‘I don’t think most SSPs are a long-term solution’: Confessions of a marketer
This article is part of our Confessions series, in which we trade anonymity for candor to get an unvarnished look at the people, processes and problems inside the industry. More from the series →
The newfound love supply-side platforms have for advertisers may be unrequited. In our latest edition of Confessions, where we exchange anonymity for candor, the global media director at an advertiser questioned the value of working directly since it’s another intermediary between the advertiser and the publisher.
This conversation has been edited for length and clarity.
Why do you have misgivings about the role of SSPs?
I don’t think most SSPs are a long-term solution in programmatic. SSPs created a marketplace by aggregating the long tail. Within those sites, there’s a lot of dirty inventory that’s being pumped into SSPs. That’s the first concern I have. The second concern is over how SSPs have put themselves between buyers and the publisher, which means they take a cut from my ad budget for managing programmatic auctions. Some SSPs are marginalizing publishers.
Ok, but this is an issue that affects publishers rather than advertisers.
There are ad tech businesses I work with that are trying to help publishers create their own end-to-end system for running programmatic auctions with fewer ad tech vendors. Publishers I talk to want to hardwire into ad tech vendors like The Trade Desk that manage programmatic budgets for advertisers rather than have to go through an SSP. This way publishers can start to control the monetization engine in a way that did before the emergence of programmatic. Everyone has benefited from how fragmented the digital world has become apart from publishers and advertisers. If the publisher takes control over how their inventory is sold then that benefits us because there are fewer ad tech middlemen taking a cut from our budget.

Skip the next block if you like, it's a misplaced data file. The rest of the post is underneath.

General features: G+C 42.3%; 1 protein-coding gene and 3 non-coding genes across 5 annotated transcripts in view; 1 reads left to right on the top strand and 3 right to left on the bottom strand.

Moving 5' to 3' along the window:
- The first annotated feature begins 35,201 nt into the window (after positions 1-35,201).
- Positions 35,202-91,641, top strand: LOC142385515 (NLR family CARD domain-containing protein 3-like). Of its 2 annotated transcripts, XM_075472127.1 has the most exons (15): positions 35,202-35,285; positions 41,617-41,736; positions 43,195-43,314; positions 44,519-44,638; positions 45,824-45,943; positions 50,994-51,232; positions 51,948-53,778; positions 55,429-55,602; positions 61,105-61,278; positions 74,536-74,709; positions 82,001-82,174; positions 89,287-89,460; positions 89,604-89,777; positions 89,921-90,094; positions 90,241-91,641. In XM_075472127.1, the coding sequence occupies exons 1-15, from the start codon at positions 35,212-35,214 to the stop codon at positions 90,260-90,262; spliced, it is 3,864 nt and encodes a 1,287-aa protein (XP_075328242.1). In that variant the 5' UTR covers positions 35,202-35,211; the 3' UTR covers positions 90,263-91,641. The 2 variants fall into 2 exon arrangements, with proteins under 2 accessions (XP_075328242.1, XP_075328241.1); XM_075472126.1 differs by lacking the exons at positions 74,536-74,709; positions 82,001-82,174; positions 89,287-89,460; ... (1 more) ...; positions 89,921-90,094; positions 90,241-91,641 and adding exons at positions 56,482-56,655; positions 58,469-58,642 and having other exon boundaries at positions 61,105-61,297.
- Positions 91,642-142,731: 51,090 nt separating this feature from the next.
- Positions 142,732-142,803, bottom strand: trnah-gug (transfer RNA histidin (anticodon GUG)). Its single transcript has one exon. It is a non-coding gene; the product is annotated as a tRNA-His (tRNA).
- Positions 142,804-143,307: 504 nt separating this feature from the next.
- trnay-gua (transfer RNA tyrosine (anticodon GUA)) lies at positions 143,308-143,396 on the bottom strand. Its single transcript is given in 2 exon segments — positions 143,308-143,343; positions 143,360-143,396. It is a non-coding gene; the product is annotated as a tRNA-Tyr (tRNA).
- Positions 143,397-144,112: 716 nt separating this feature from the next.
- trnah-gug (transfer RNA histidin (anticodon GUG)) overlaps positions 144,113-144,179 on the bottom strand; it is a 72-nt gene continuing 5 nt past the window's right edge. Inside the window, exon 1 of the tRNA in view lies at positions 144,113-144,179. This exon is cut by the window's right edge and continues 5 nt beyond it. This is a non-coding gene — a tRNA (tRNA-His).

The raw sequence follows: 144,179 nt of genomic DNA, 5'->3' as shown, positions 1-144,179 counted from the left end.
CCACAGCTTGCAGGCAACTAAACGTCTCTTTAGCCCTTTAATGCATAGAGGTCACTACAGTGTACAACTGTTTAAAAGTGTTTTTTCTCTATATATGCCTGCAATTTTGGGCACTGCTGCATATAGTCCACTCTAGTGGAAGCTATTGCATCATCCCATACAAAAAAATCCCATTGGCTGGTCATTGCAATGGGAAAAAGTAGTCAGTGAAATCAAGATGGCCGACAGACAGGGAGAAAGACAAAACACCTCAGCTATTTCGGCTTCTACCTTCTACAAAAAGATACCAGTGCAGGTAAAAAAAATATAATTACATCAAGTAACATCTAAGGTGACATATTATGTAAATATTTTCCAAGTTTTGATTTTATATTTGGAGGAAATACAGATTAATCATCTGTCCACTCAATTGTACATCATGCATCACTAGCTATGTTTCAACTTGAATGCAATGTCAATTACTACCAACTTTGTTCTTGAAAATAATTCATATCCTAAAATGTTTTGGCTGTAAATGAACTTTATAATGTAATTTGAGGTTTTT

Can advertisers help publishers through supply-path optimization?
I think the jury is still out on whether SPO makes the ad tech market even more blurred or removes intermittent layers that have been artificially placed between the publisher and the advertiser. DSPs went through a similar process of consolidation a few years ago and most of those ad tech vendors are still not powerful nor do they define the way of working.
Can you expand on your answer?
SSPs are at a pivot point. I’m still not sure the idea of blacklisting SSPs through SPO is a business that’s going to work in the medium to long-term when you’ve got large, global media owners working behind the scenes to circumvent them at the same time. If this happens and you get the likes of Disney being able to aggregate their own demand at scale then all of a sudden SSPs are left selling crap and look more like the old ad networks. The SSPs know this, which is why they’re trying to encroach into the DSP space by working with advertisers and agencies. For advertisers, the SSP is seen as a necessary evil but isn’t a value add. But I can see how a publisher that needs to get higher CPMs could get reliant on having lots of SSPs so that they can source enough bids needed to drive higher rates.
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